Δλ=λo θ2 /2n2
where the symbols have the same meaning as above. This further variable smearing factor must be kept in mind when the analysis is made.
The size of the filter needed depends on the geometrical considerations of the instrument: F-number, aperture diameter, field of view, etc. In a model that has been built, the filter has a size of 2 in.×2 in., a centre wavelength of λ1.06 μm, and a passband of βλ100A. The Nd YAG laser line at λ1.06 is the source under investigation.
Since the wave length of the basic spectral pass band and the central wave length of the interference filter are both functions of α and β it will be appreciated that a mechanism is hereby provided whereby spatial information has been traded for spectral information. Likewise, where the dispersion means is a prism or diffraction grating, the instrument, by the technique of the present invention, changes a spatial variation across the field of view to a spectral variation behind the dispersion means.
Using this principle, it is possible to insert a mask or shutter 2 in front of lens 8 which would sequentially open and close, starting, for instance, at the top and proceeding to the bottom, to give the spectral-spatial tradeoff outlined. Such a shutter could be a mechanical chopper arrangement analogous to a Nipknow disc, as previously mentioned, or a liquid crystal cell preferably of nemantic liquid crystals. In the latter case it is possible to carry out the entire operation by electronic means alone with no moving parts.
It will be understood that a liquid crystal cell consists of a liquid crystal sandwiched between two plates of glass (or other transmitting material) with transparent electrodes deposited on the surfaces in contact with the liquid. The molecular chains of the crystal may be oriented for example by striations in the electrodes and glass surfaces, lecithin deposition, angular disposition, etc. When an electric field is applied, the liquid crystal becomes a scattering medium so that light incident on the one side does not pass through the cell. The contrast ratio between the "on" and "off" conditions is established by the crystal material, the electrodes spacing (crystal thickness), the field applied and the wave length of the incident light. The lens immediately behind the liquid crystal serves to inhibit the scattered light from reaching the detector. Thus, contrast at the detection point is improved by the presence of the lens. Apropriate transparent electrodes for the liquid crystal cell might be very thin layers of gold or tin oxide. Indium oxide and very thin aluminum are also acceptable.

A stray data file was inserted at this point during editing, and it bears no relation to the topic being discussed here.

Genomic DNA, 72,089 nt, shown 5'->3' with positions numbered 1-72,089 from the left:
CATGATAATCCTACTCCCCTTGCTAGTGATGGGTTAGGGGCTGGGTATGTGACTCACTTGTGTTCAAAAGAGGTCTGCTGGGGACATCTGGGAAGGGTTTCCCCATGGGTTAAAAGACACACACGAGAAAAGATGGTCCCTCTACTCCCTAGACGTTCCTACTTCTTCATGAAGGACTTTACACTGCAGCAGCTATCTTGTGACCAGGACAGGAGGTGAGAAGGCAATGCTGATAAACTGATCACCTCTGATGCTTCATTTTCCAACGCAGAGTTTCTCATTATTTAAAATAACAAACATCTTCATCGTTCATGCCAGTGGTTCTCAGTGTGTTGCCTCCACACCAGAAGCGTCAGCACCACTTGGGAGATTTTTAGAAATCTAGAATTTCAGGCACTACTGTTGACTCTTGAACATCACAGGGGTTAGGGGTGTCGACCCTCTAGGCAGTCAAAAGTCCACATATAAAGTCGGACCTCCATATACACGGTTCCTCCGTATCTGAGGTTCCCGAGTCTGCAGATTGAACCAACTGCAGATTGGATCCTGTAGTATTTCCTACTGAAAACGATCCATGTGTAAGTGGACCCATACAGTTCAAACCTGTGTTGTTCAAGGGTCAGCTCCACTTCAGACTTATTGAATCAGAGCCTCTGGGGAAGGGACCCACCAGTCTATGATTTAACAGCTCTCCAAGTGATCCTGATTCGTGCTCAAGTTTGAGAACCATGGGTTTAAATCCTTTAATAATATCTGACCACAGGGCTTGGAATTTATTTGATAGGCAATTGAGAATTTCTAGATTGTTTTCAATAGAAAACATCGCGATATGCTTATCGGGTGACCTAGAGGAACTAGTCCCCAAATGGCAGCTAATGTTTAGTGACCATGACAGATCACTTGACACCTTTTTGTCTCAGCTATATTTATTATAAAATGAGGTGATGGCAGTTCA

It should be noted that in a spectroscope according to the present invention, the extent of the wave length scan is determined by the broadening of the basic spectral pass band of the interference filter 6 as β becomes large (i.e. larger than about 30°) and the characteristics of the spectral feature under investigation which are most likely less than 250 nm in extent. There is no broadening or smearing if a diffraction grating or prism were used as the dispersing element.
Nevertheless, the spectroscope according to the present invention permits scanning of a spectrum using fewer or no moving parts and as such is a distinct advantage over previously known spectroscopes. Applications of a spectroscope according to the present invention are in remote sensing and routine data collection of a specific nature, and may include a pollution and other sources of absorption or emission of light waves. Also any application requiring patrol or routine spectroscope monitoring at low resolution would be of interest since there would be little requirement for highly trained operating personnel.
Thus it is apparent that there has been provided in accordance with the invention an apparatus and method of analyzing the wave lengths of light from a source that fully satisfies the objects, aims and advantages set forth above. While the invention has been described in conjunction with specific embodiments thereof, it is evident that many alternatives, modifications and variations will be apparent to those skilled in the art in light of the foregoing description. Accordingly it is intended to embrace all such alternatives, modifications and variations as fall within the spirit and broad scope of the appended claims.
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|U.S. Classification||356/454, 359/577, 349/4, 359/228, 356/330|
|International Classification||G02F1/13, G01J3/12|
|Cooperative Classification||G02F1/1313, G01J3/12|
|European Classification||G01J3/12, G02F1/13F|